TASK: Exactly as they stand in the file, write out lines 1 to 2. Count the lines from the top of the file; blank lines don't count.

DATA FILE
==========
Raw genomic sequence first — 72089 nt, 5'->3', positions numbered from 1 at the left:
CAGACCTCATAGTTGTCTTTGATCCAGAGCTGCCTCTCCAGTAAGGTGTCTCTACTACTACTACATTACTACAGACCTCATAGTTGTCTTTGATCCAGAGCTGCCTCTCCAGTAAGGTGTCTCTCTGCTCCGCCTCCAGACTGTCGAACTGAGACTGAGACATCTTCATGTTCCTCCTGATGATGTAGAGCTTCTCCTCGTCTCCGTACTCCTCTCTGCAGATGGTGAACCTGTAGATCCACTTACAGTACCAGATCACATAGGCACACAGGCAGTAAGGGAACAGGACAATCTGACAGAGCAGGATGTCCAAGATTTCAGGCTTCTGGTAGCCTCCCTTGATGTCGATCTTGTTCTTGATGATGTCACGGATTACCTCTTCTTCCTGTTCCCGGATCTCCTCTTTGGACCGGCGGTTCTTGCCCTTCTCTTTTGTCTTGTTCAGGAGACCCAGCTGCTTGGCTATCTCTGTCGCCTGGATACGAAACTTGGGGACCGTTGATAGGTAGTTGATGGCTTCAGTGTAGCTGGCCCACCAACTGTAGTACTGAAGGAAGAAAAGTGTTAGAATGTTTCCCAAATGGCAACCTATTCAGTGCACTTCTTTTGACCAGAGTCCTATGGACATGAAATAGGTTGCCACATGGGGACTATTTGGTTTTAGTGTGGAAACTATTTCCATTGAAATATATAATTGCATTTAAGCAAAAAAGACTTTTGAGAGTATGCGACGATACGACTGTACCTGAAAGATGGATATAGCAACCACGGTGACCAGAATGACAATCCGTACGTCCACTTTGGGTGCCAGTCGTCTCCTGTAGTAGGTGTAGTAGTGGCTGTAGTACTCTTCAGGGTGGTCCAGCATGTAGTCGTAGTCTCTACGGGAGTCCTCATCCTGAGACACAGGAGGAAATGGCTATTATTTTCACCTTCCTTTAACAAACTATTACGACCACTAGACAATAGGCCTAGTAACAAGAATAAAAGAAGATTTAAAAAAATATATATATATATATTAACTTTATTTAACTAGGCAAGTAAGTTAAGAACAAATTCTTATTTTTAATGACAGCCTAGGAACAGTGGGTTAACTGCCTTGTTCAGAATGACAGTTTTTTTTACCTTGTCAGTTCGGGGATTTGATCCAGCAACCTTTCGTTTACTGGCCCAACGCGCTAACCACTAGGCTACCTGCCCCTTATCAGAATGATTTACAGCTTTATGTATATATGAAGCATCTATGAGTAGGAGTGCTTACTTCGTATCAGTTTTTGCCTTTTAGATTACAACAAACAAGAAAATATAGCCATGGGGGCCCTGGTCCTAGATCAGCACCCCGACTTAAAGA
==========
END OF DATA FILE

Raw genomic sequence first — 72089 nt, 5'->3', positions numbered from 1 at the left:
CAGACCTCATAGTTGTCTTTGATCCAGAGCTGCCTCTCCAGTAAGGTGTCTCTACTACTACTACATTACTACAGACCTCATAGTTGTCTTTGATCCAGAGCTGCCTCTCCAGTAAGGTGTCTCTCTGCTCCGCCTCCAGACTGTCGAACTGAGACTGAGACATCTTCATGTTCCTCCTGATGATGTAGAGCTTCTCCTCGTCTCCGTACTCCTCTCTGCAGATGGTGAACCTGTAGATCCACTTACAGTACCAGATCACATAGGCACACAGGCAGTAAGGGAACAGGACAATCTGACAGAGCAGGATGTCCAAGATTTCAGGCTTCTGGTAGCCTCCCTTGATGTCGATCTTGTTCTTGATGATGTCACGGATTACCTCTTCTTCCTGTTCCCGGATCTCCTCTTTGGACCGGCGGTTCTTGCCCTTCTCTTTTGTCTTGTTCAGGAGACCCAGCTGCTTGGCTATCTCTGTCGCCTGGATACGAAACTTGGGGACCGTTGATAGGTAGTTGATGGCTTCAGTGTAGCTGGCCCACCAACTGTAGTACTGAAGGAAGAAAAGTGTTAGAATGTTTCCCAAATGGCAACCTATTCAGTGCACTTCTTTTGACCAGAGTCCTATGGACATGAAATAGGTTGCCACATGGGGACTATTTGGTTTTAGTGTGGAAACTATTTCCATTGAAATATATAATTGCATTTAAGCAAAAAAGACTTTTGAGAGTATGCGACGATACGACTGTACCTGAAAGATGGATATAGCAACCACGGTGACCAGAATGACAATCCGTACGTCCACTTTGGGTGCCAGTCGTCTCCTGTAGTAGGTGTAGTAGTGGCTGTAGTACTCTTCAGGGTGGTCCAGCATGTAGTCGTAGTCTCTACGGGAGTCCTCATCCTGAGACACAGGAGGAAATGGCTATTATTTTCACCTTCCTTTAACAAACTATTACGACCACTAGACAATAGGCCTAGTAACAAGAATAAAAGAAGATTTAAAAAAATATATATATATATATTAACTTTATTTAACTAGGCAAGTAAGTTAAGAACAAATTCTTATTTTTAATGACAGCCTAGGAACAGTGGGTTAACTGCCTTGTTCAGAATGACAGTTTTTTTTACCTTGTCAGTTCGGGGATTTGATCCAGCAACCTTTCGTTTACTGGCCCAACGCGCTAACCACTAGGCTACCTGCCCCTTATCAGAATGATTTACAGCTTTATGTATATATGAAGCATCTATGAGTAGGAGTGCTTACTTCGTATCAGTTTTTGCCTTTTAGATTACAACAAACAAGAAAATATAGCCATGGGGGCCCTGGTCCTAGATCAGCACCCCGACTTAAAGA